A grande dame in a city known for drama and extravagance, the Gran Meliá Fénix is exactly the kind of traditionally luxe hotel every European capital needs. An imposing structure presiding over one of Madrid’s main avenues, the hotel’s first impression is topped only by its second: a columned marble lobby worthy of a palace, filled with elegant Louis XVII chairs and crowned with a stained-glass dome. Rooms exude Old World splendor, while Red Level suites take the royal residence atmosphere to the next level, with over-the-top service that includes a private lounge with an open bar, free breakfast, and a private balcony overlooking the city—even though many of the top suites also have scenic private terraces with hot tubs.

As with all opulent institutions, even nonresidents participate in the hotel’s ritzy society scene, courtesy of its acclaimed, art deco–styled brasserie and sultry cocktail bar where, if you order a martini, you’ll receive a numbered certificate in accordance with the automated martini counter over the bar. But, with a scene like this, most guests here don’t worry about counting their martinis.
Paseo de la Castellana, 57, 28046 Madrid, Spain
Spain takes its food seriously. After all, it’s the country that gave birth to El Bulli and, as of 2015, has 169 Michelin-starred restaurants (11 in Madrid alone). So it comes as no surprise that a top hotel on a main boulevard in the capital should be home to one of these temples to gastronomy, the two-Michelin-starred Santceloni. But the Hotel Hesperia Madrid doesn’t content itself with just a world-class restaurant. No, this sleek retreat—decorated boldly by some of Spain’s top designers, including Pascua Ortega, Erico Navazo, and Mercedes Gonzalez López-de-Carrizosa—is devoted to the best of contemporary Spanish dining, with a total of three acclaimed restaurants and a sultry scotch bar attracting the most discerning palates in Madrileño society. In between decadent meals—and exploring the ritzy shopping and myriad sights just outside the hotel’s front door—work up an appetite at the open-air gym up on the rooftop, yet another of the Hesperia’s claims to fame.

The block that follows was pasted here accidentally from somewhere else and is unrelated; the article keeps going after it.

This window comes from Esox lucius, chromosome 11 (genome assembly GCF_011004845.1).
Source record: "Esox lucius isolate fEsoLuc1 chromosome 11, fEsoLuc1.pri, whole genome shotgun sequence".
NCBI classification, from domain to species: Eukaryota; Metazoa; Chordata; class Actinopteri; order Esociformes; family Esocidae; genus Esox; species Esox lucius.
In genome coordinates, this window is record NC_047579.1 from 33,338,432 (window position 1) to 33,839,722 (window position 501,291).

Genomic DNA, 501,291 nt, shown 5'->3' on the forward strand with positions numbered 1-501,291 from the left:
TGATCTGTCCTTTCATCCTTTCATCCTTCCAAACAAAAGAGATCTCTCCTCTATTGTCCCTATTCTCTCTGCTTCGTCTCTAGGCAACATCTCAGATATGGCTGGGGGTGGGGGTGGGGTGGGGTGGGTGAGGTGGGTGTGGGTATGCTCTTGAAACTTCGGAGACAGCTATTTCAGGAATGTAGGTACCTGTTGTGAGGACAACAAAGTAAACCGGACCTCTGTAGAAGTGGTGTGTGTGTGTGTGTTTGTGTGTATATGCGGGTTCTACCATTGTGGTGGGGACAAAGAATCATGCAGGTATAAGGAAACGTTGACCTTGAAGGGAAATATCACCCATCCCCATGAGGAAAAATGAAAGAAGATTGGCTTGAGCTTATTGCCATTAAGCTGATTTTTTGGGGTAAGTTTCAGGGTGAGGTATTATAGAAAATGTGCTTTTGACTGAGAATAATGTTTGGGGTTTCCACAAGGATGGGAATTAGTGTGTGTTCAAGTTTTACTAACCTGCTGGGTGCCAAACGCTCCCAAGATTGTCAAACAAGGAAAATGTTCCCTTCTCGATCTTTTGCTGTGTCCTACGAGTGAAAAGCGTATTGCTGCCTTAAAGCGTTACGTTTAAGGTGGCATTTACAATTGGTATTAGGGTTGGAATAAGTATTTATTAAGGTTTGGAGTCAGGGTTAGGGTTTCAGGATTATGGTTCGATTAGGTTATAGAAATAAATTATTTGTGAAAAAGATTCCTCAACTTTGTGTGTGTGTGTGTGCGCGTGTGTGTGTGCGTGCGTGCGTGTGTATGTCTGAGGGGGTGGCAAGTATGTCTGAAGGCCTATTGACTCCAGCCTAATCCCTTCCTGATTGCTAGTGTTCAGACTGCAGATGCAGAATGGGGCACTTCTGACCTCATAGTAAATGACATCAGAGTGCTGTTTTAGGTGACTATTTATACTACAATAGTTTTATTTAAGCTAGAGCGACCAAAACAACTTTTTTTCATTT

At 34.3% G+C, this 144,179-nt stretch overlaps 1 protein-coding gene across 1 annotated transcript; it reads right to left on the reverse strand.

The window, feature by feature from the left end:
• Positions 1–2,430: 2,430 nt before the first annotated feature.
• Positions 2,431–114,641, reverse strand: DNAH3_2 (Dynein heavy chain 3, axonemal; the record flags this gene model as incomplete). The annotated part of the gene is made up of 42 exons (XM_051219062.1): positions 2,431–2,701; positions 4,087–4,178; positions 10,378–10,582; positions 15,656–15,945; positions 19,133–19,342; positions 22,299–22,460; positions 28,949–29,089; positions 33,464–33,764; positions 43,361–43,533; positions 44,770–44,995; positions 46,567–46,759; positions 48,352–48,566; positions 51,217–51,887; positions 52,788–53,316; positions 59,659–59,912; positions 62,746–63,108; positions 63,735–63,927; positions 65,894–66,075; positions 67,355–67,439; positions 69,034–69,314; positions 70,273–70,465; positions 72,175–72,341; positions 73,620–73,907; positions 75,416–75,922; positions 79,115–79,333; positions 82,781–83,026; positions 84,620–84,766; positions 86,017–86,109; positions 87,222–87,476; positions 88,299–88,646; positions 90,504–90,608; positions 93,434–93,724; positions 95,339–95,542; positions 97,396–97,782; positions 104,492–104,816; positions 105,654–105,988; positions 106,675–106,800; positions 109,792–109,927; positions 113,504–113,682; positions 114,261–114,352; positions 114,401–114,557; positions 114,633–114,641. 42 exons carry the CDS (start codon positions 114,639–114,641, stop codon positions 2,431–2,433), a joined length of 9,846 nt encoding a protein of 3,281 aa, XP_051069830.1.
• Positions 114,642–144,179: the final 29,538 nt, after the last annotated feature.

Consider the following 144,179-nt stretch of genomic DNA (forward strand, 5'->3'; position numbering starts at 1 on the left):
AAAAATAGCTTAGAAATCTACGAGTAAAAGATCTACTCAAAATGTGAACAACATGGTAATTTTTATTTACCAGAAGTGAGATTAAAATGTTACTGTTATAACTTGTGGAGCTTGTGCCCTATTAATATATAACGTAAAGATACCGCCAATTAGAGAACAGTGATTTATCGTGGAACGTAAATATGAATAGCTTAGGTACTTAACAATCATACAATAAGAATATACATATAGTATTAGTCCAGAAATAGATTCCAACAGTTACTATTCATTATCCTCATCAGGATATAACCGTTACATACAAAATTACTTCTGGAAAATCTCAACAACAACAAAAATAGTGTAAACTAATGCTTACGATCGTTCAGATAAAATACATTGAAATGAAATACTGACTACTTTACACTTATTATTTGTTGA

Calle de Mejía Lequerica, 8, Madrid
It’s not that newer is necessarily better—Antonio Obrador, the hotelier and designer of famously luxurious retreats like Mallorca’s Cap Rocat, would hardly choose a neoclassical, turn-of-the-century palacio for his latest project, were that the case—but when a hotel gets the kind of buzz that the Urso Hotel & Spa got when it opened in the fall of 2014, there’s usually a reason.

In the hip, up-and-coming Salesas neighborhood, across the street from the recently reopened (and equally lively) Barceló food market, Madrid’s first five-star boutique hotel looks, from the outside, like many grandes dames: ornate, decadent, and just a bit over-the-top. Inside is another story; while many of the original details (hand-painted azulejo tiles, grand marble staircase, stained-glass windows, windowed wooden elevator) have been painstakingly restored with the help of local craftsmen, the style is undeniably contemporary, with even a hint of Scandinavian-inspired minimalism to offset the pull of the antique. This devotion to design alone would have merited the aforementioned buzz, but Obrador and his team didn’t stop there, throwing in one of Madrid’s most innovative restaurants, most soothing spas, most understatedly cool bars, and, of course, the superlative service required of any five-star stay.
More from AFAR
Sign up for our newsletter
Join more than a million of the world’s best travelers. Subscribe to the Daily Wander newsletter.
AFAR Journeys
Journeys: Food + Drink
Journeys: Europe
Journeys: Europe
Journeys: Africa + Middle East
Journeys: Africa + Middle East